high, going back to the mid-1990's. 7.5 currently. according to bank of america, it translates into a 7.5 kind of price. for every one percentage point live in yield. if we get a bond tantrum in the same way we did at this time last year. it is going to be very painful. how much risk is being taken in an asset class that apparently is not meant to have much risk at all? bruce: we follow stocks, bonds, gold, cash. bonds have the greatest risk. to see what the long-term prospects are for bonds since rates are slow. it is very difficult to judge what rates are going to be three months from now, never mind 60 years from now. that risk is enormous. been talkingve about shares of disney falling premarket after their second quarter numbers missed analyst estimates. it is their first miss in five years. there are renewing concerns
about the outlook for broadcast and cable tv companies. we are seeing those companies falling premarket action as well. again, disney has headwinds from the dollar. they are facing that. where do you stand on this sector? is it a troubled sector? really.ot we are firm believers in relative strength. if you look at the movie and entertainment sector, it has been in neutral territory for quite some time but recently it is gaining relative to other groups. we are fairly positive in that area. so we have had a very negative analyst today on disney and a somewhat more positive analyst. we know disney gets beaten up whenever it reports its numbers even when it is good. do we see entry points for some of these names here? bruce: i do not follow individual stocks, but i think the disney situation is probably
isolated to disney. i am not sure it overflows into other companies, so, like i said earlier, that area has been positive. despite what has happened today, we will continue to recommend it. amanda: one of the concerns is that broadcast cable is disappearing, that the ad model has changed. you are seeing this on a relative basis to other sectors. and that is one of the reasons you are relatively toward it. bruce: that is correct. amanda: bruce bittles is going to stick around. now we go to taylor riggs with our first word news. taylor: we are sticking with politics. bernie sanders is not making it easy for hillary clinton. he won the democratic presidential primary in west virginia and he thousand to keep battling for the nomination. -- and he found -- and he vows to keep battling for the nomination. help, sanders: with your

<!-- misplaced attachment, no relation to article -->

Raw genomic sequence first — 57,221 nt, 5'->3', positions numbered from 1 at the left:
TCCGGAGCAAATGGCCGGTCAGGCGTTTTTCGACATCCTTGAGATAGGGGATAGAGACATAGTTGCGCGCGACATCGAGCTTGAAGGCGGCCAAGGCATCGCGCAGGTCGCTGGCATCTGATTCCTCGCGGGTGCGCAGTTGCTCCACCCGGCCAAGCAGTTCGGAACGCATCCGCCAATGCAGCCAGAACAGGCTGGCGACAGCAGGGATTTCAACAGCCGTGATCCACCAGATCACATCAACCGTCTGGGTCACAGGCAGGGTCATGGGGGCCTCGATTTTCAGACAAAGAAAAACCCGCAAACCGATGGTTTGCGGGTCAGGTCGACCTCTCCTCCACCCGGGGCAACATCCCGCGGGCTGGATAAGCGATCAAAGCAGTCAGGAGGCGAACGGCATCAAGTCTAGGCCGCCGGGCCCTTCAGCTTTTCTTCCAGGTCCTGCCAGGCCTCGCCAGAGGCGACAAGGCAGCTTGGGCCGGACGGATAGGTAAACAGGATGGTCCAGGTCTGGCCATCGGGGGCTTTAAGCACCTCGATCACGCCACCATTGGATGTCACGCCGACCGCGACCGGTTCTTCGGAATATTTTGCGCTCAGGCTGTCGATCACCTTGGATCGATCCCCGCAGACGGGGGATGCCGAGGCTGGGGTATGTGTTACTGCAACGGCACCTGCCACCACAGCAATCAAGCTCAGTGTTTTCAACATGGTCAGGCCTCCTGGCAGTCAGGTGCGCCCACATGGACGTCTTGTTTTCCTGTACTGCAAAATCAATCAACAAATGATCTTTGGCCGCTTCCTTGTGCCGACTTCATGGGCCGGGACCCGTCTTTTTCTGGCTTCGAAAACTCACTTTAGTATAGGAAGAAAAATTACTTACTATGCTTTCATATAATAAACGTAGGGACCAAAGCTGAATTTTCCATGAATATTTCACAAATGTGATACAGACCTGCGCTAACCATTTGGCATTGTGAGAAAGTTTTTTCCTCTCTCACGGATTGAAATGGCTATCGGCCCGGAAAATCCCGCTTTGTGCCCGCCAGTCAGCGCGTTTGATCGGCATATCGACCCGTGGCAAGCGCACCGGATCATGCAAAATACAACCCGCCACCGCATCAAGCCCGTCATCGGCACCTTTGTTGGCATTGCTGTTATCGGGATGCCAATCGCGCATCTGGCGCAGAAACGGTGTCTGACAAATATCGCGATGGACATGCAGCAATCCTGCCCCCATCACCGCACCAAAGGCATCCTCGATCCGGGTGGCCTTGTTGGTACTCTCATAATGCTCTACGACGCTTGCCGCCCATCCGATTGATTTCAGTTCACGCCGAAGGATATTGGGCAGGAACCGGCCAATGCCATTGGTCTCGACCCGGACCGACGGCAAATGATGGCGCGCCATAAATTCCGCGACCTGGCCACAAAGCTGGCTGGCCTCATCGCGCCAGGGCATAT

we are going to win in oregon next week. leadr: clinton has a big in delegates, closing in on the numbers she needs for the nomination. meanwhile, presumptive republican nominee donald trump won in west virginia and nebraska, facing voters for the first time since rival ted cruz dropped out. day iny be the last office for brazilian president dilma rousseff. the senate will vote today whether to impeach her for a leisurely using state funds to fill budget gaps. she appears unlikely to survive. ata buyers help set records the contemporary art auction in new york. than $57 million on an untitled painting by jean michel by scott -- john michelle -- at a 50% decline from a similar sale one year ago. global news 24 hours a day, powered by our 2400 journalists in more than 150 news bureaus i am taylororld,
riggs. ahead onmuch more bloomberg . at a moment, you are looking at a live shot of the debate happening in brazil's senate over whether to impeach president dilma rousseff. the vote is expected at 6:00 p.m. eastern, 7:00 p.m. brazilian time. we are counting down to the market open, 18 minutes away.
dell futures up by 47 points, s&p 500 futures, negative three or negative for. there are so many stock stories out there. we will get to them in a momentary. here we are cross asset class. goldman sachs putting the ball them in -- goldman sachs putting the bottom in on the dollar. lower, top grinding 1.76% on the 10-year, and crude going with it, at 44 bucks and around $.40. the story on the s&p 500, rallying around 14% since its february lows. it is said that sentiment has not improve and markets will go higher. bruce, how do you measure sentiment? and guyisten to me johnson at 4:00 a.m. and say it is bearish out there? how do you do it? bruce: we have a number of indicators. what we see in the various